JPMorgan CEO Warns of Economic ‘Hurricane’ Coming: ‘Brace Yourself’

The chief executive at JP Morgan Chase warned of an economic “hurricane” while painting a grim financial output. He advised investors that “you better brace yourself.” Jamie Dimon spoke during a financial conference and said, “It’s a hurricane. Right now, it’s kind of sunny; things are doing fine. Everyone thinks the Fed can handle this.”

However, Dimon added, “That hurricane is right out there down the road, coming our way. We just don’t know if it’s a minor one or Superstorm Sandy or Andrew or something like that, and you better brace yourself.”

The chief executive focused on two issues he said were concerning — the Fed’s efforts to reduce its balance sheet to tackle inflation by raising interest rates and the Ukraine-Russia war and how it affects rising prices for food and fuel. Dimon said the Fed’s interest rate hikes might backfire, leading to a recession. He emphasized that “wars go bad.”

Dimon’s remarks come as the U.S. grapples with inflation that hasn’t been seen in decades, further constraints on the world economy after Russia attacked Ukraine, and a nagging Covid-19 pandemic that has stalled supply chains internationally.

The Fed and the Biden administration have been criticized for not doing enough earlier to tackle inflation. In a recent interview, Janet Yellen, Treasury Secretary, conceded that she was “wrong” about the trajectory of inflation after she made previous comments that it would only be a “small risk.”

Dimon’s advice comes amid rapidly growing fears in financial sectors that the Fed might drag the economy into a recession as it attempts to tame inflation. Inflation climbed to a 40-year high, an 8.3% hike. Deutsche Bank, Bank of America, Fannie Mae, and Fed Chairman Ben Bernanke are the Wall Street firms and financial experts forecasting a steep economic downturn in the next two years.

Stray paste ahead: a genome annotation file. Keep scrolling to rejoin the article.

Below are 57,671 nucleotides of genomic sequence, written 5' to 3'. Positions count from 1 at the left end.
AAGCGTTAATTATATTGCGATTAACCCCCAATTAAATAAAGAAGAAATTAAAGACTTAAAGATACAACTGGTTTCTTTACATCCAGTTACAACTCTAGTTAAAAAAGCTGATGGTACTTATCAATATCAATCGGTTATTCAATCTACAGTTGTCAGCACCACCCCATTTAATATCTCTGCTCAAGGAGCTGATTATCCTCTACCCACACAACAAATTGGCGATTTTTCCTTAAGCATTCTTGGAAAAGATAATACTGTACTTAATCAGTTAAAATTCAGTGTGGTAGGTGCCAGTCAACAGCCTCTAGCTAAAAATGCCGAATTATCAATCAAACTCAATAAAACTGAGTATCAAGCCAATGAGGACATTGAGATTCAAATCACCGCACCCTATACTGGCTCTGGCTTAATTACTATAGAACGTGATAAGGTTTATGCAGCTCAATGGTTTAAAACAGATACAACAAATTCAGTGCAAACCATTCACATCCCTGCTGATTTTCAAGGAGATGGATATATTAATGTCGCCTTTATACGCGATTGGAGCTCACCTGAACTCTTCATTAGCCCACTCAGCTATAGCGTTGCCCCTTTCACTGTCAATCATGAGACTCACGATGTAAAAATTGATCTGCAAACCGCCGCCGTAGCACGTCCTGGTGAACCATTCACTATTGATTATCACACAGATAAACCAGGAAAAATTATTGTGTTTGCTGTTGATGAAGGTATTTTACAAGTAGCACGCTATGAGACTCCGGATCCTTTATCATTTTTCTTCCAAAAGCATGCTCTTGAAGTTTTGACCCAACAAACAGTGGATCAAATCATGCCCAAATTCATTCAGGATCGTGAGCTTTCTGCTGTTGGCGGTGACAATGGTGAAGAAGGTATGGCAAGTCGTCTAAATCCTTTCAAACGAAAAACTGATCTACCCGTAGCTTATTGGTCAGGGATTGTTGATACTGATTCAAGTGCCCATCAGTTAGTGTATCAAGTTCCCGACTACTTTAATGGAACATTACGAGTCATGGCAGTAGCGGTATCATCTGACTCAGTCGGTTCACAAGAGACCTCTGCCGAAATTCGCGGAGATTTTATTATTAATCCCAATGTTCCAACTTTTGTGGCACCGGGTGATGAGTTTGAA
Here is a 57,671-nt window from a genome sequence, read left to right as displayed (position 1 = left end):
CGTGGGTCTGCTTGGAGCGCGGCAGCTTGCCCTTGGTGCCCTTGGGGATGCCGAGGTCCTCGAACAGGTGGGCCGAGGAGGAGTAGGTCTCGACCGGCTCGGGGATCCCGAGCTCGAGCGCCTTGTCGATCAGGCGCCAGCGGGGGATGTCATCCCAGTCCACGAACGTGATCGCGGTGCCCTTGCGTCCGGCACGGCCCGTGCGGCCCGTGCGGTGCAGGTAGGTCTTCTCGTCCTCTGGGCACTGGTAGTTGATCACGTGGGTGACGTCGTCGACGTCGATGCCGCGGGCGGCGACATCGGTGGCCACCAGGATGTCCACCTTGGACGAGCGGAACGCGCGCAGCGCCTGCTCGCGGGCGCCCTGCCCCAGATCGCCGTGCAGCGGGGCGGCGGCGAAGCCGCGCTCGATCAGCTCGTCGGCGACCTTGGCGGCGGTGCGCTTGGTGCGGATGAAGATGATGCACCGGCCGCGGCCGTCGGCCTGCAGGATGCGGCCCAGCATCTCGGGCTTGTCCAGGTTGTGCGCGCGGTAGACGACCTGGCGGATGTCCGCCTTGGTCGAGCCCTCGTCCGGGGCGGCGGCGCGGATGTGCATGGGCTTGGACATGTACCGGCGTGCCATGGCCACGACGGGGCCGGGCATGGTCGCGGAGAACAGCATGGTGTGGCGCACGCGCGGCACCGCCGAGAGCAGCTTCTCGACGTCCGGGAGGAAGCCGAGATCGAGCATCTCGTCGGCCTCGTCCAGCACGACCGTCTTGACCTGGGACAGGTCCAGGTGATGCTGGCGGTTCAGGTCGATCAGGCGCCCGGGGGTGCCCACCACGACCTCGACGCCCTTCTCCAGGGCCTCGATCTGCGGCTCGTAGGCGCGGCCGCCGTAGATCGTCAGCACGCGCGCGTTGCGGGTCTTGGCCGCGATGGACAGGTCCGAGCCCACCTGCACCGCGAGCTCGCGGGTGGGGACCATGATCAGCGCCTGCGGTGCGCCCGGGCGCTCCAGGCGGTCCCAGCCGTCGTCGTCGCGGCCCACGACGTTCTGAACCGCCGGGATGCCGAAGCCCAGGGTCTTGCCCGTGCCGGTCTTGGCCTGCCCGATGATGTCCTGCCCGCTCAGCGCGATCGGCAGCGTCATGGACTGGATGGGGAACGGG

“Pain associated” with lowering inflation

Earlier this month, lawmakers raised the benchmark interest rate for the first time in two decades and have signaled that similarly-sized rate hikes are possible at upcoming meetings. According to Fed Chairman Jerome Powell, there could be some “pain associated” with curbing demand and reducing inflation.

He warned that a soft landing is not promised. “It’s going to be a challenging task, and it’s been made more challenging in the last couple of months because of global events,” said Powell in an interview. He also sounded the alarm that a soft landing was not assured.

Powell added that “there are a number of plausible paths to having a soft or soft-ish landing. Our job isn’t to handicap the odds; it’s to try to achieve that.”